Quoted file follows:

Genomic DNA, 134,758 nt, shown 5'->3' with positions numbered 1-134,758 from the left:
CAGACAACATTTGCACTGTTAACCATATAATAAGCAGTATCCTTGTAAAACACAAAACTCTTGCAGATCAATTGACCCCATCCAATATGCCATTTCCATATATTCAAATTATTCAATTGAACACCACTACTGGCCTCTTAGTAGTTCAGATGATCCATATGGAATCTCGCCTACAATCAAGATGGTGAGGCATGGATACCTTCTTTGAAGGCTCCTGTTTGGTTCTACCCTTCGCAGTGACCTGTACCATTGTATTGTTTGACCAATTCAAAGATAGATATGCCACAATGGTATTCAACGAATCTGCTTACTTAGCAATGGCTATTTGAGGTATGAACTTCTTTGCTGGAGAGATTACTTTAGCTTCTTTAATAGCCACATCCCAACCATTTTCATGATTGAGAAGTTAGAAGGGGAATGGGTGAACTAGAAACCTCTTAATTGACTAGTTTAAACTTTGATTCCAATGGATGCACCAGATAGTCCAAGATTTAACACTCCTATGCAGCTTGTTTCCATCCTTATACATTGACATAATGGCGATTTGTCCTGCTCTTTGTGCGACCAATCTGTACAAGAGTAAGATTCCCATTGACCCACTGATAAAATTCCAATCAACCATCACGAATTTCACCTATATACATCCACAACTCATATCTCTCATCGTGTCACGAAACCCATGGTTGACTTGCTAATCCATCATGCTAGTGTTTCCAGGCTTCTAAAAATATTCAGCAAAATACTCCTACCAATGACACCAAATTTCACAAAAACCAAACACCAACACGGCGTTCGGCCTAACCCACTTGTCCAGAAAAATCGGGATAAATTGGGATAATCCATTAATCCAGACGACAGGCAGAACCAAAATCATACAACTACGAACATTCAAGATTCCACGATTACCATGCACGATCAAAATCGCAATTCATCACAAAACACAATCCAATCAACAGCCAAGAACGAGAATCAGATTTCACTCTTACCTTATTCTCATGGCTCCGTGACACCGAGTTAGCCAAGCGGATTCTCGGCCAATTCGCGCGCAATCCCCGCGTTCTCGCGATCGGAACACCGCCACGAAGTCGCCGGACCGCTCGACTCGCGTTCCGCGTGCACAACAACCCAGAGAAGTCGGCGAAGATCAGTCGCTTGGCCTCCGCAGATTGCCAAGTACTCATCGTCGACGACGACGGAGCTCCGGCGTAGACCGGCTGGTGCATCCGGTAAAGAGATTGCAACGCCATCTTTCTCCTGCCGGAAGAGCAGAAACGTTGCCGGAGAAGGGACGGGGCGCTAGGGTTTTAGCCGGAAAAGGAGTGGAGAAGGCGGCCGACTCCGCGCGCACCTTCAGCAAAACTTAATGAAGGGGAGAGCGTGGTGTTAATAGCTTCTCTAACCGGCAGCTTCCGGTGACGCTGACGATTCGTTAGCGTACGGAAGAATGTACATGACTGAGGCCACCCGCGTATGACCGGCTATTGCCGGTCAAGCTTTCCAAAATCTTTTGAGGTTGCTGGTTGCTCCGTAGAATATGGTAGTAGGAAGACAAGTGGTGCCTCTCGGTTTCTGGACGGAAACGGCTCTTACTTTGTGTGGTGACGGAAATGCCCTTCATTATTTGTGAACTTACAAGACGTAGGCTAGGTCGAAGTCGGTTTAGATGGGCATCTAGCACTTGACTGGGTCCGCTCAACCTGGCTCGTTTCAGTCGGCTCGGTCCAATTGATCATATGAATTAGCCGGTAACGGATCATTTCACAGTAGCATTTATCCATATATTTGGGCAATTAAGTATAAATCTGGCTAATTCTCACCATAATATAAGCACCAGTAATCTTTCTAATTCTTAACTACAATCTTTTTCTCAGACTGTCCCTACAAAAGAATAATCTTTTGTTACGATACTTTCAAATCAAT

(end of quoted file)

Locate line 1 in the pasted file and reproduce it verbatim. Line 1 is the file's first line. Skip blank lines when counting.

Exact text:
Genomic DNA, 134,758 nt, shown 5'->3' with positions numbered 1-134,758 from the left: